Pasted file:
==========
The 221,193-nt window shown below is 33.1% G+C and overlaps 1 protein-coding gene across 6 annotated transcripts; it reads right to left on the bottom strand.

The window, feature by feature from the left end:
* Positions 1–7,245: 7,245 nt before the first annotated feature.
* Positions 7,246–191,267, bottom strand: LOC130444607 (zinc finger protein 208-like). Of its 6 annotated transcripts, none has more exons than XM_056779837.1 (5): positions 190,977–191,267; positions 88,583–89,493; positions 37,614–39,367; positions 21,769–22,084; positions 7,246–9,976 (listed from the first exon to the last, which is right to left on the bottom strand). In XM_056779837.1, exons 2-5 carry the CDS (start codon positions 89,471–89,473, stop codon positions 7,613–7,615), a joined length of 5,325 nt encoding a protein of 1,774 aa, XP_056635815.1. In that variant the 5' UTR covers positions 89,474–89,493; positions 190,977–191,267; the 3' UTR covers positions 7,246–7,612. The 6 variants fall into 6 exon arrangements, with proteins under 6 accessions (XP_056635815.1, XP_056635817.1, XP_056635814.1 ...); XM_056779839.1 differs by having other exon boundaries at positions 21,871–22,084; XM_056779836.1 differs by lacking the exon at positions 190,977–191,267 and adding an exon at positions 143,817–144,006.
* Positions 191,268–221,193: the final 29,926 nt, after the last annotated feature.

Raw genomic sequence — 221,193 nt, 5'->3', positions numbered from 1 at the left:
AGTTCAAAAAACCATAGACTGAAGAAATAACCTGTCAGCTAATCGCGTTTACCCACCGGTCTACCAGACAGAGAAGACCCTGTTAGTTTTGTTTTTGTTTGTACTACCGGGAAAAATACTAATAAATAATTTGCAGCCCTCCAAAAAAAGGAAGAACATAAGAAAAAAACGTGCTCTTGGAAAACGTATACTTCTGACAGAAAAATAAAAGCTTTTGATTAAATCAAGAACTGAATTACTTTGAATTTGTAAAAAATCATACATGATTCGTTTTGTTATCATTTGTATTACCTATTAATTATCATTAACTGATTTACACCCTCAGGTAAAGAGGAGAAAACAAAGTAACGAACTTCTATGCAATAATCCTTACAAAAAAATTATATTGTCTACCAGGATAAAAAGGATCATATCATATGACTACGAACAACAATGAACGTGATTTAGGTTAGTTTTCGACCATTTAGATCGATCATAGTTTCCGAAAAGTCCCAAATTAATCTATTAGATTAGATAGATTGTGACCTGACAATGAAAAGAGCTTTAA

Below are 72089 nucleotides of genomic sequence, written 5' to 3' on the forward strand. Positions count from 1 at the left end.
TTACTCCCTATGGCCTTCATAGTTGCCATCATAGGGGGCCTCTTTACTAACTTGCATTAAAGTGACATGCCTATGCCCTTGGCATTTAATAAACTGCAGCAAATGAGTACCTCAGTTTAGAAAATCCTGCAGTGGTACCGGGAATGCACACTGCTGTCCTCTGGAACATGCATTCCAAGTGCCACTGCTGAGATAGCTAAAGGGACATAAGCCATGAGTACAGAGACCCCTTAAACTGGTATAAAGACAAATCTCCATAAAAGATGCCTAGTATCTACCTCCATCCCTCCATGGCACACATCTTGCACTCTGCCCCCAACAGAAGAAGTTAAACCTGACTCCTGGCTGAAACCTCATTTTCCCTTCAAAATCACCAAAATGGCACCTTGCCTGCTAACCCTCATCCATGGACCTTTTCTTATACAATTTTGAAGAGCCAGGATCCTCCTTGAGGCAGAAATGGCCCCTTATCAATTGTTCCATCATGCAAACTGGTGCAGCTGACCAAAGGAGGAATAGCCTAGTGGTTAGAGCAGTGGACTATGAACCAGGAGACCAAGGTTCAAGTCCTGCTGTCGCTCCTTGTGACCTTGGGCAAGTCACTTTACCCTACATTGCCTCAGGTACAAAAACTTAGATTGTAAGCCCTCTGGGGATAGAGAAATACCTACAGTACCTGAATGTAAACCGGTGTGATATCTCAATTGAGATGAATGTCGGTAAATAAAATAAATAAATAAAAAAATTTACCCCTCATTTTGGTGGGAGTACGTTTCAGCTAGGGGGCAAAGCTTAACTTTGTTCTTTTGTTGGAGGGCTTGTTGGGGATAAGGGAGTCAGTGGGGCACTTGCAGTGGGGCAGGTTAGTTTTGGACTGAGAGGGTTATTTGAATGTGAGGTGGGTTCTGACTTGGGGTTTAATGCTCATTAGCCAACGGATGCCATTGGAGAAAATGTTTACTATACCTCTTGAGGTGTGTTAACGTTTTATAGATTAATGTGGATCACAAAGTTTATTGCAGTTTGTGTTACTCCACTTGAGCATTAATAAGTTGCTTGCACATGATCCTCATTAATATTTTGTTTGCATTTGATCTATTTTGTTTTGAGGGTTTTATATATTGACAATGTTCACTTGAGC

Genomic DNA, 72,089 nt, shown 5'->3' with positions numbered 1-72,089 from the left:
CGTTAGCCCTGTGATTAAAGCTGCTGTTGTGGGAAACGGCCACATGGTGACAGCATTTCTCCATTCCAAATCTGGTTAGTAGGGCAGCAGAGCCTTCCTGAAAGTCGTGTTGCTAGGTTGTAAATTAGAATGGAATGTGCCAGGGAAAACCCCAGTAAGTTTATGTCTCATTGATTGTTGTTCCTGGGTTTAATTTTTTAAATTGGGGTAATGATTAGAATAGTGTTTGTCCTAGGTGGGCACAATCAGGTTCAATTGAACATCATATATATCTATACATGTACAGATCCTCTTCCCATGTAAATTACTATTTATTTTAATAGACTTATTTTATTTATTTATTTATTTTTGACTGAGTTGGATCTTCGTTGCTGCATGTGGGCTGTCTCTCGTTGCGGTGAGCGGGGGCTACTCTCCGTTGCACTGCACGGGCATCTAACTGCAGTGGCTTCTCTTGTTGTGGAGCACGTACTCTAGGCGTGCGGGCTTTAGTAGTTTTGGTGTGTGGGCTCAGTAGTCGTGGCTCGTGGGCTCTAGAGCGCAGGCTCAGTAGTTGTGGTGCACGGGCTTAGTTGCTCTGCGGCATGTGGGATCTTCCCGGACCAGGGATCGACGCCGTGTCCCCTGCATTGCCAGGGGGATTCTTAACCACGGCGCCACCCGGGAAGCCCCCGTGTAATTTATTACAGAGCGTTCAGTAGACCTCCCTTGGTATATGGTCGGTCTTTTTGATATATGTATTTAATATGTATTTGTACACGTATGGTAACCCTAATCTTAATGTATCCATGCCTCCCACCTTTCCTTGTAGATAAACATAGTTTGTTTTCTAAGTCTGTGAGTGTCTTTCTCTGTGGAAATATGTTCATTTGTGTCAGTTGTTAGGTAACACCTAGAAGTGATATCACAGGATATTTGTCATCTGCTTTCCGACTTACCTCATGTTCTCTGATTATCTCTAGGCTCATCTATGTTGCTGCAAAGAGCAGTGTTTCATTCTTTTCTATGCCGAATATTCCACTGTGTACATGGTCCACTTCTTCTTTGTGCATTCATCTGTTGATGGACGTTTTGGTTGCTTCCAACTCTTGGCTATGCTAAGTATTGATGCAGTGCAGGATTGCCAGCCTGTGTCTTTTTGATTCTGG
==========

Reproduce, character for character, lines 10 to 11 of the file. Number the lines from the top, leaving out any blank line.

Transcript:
Genomic DNA, 72,089 nt, shown 5'->3' with positions numbered 1-72,089 from the left:
CGTTAGCCCTGTGATTAAAGCTGCTGTTGTGGGAAACGGCCACATGGTGACAGCATTTCTCCATTCCAAATCTGGTTAGTAGGGCAGCAGAGCCTTCCTGAAAGTCGTGTTGCTAGGTTGTAAATTAGAATGGAATGTGCCAGGGAAAACCCCAGTAAGTTTATGTCTCATTGATTGTTGTTCCTGGGTTTAATTTTTTAAATTGGGGTAATGATTAGAATAGTGTTTGTCCTAGGTGGGCACAATCAGGTTCAATTGAACATCATATATATCTATACATGTACAGATCCTCTTCCCATGTAAATTACTATTTATTTTAATAGACTTATTTTATTTATTTATTTATTTTTGACTGAGTTGGATCTTCGTTGCTGCATGTGGGCTGTCTCTCGTTGCGGTGAGCGGGGGCTACTCTCCGTTGCACTGCACGGGCATCTAACTGCAGTGGCTTCTCTTGTTGTGGAGCACGTACTCTAGGCGTGCGGGCTTTAGTAGTTTTGGTGTGTGGGCTCAGTAGTCGTGGCTCGTGGGCTCTAGAGCGCAGGCTCAGTAGTTGTGGTGCACGGGCTTAGTTGCTCTGCGGCATGTGGGATCTTCCCGGACCAGGGATCGACGCCGTGTCCCCTGCATTGCCAGGGGGATTCTTAACCACGGCGCCACCCGGGAAGCCCCCGTGTAATTTATTACAGAGCGTTCAGTAGACCTCCCTTGGTATATGGTCGGTCTTTTTGATATATGTATTTAATATGTATTTGTACACGTATGGTAACCCTAATCTTAATGTATCCATGCCTCCCACCTTTCCTTGTAGATAAACATAGTTTGTTTTCTAAGTCTGTGAGTGTCTTTCTCTGTGGAAATATGTTCATTTGTGTCAGTTGTTAGGTAACACCTAGAAGTGATATCACAGGATATTTGTCATCTGCTTTCCGACTTACCTCATGTTCTCTGATTATCTCTAGGCTCATCTATGTTGCTGCAAAGAGCAGTGTTTCATTCTTTTCTATGCCGAATATTCCACTGTGTACATGGTCCACTTCTTCTTTGTGCATTCATCTGTTGATGGACGTTTTGGTTGCTTCCAACTCTTGGCTATGCTAAGTATTGATGCAGTGCAGGATTGCCAGCCTGTGTCTTTTTGATTCTGG